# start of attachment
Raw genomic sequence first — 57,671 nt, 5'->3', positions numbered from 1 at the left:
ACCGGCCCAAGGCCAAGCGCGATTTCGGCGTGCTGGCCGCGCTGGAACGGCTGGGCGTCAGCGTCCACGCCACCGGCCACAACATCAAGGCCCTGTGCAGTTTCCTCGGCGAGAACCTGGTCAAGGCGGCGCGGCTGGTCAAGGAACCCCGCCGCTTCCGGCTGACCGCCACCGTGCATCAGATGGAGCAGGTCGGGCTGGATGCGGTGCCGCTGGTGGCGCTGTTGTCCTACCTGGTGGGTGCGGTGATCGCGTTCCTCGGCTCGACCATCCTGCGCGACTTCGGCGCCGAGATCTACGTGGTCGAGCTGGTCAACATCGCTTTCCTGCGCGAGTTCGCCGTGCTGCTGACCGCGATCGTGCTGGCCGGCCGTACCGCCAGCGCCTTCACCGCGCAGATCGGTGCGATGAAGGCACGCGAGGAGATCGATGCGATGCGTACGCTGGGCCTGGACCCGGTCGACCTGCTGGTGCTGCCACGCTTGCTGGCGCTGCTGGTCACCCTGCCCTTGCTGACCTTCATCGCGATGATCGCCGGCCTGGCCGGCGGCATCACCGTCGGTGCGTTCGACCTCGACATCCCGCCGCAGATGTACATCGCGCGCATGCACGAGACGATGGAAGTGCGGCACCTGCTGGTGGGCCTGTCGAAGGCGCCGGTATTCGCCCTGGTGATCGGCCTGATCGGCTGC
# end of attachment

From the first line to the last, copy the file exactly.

Raw genomic sequence first — 57,671 nt, 5'->3', positions numbered from 1 at the left:
ACCGGCCCAAGGCCAAGCGCGATTTCGGCGTGCTGGCCGCGCTGGAACGGCTGGGCGTCAGCGTCCACGCCACCGGCCACAACATCAAGGCCCTGTGCAGTTTCCTCGGCGAGAACCTGGTCAAGGCGGCGCGGCTGGTCAAGGAACCCCGCCGCTTCCGGCTGACCGCCACCGTGCATCAGATGGAGCAGGTCGGGCTGGATGCGGTGCCGCTGGTGGCGCTGTTGTCCTACCTGGTGGGTGCGGTGATCGCGTTCCTCGGCTCGACCATCCTGCGCGACTTCGGCGCCGAGATCTACGTGGTCGAGCTGGTCAACATCGCTTTCCTGCGCGAGTTCGCCGTGCTGCTGACCGCGATCGTGCTGGCCGGCCGTACCGCCAGCGCCTTCACCGCGCAGATCGGTGCGATGAAGGCACGCGAGGAGATCGATGCGATGCGTACGCTGGGCCTGGACCCGGTCGACCTGCTGGTGCTGCCACGCTTGCTGGCGCTGCTGGTCACCCTGCCCTTGCTGACCTTCATCGCGATGATCGCCGGCCTGGCCGGCGGCATCACCGTCGGTGCGTTCGACCTCGACATCCCGCCGCAGATGTACATCGCGCGCATGCACGAGACGATGGAAGTGCGGCACCTGCTGGTGGGCCTGTCGAAGGCGCCGGTATTCGCCCTGGTGATCGGCCTGATCGGCTGC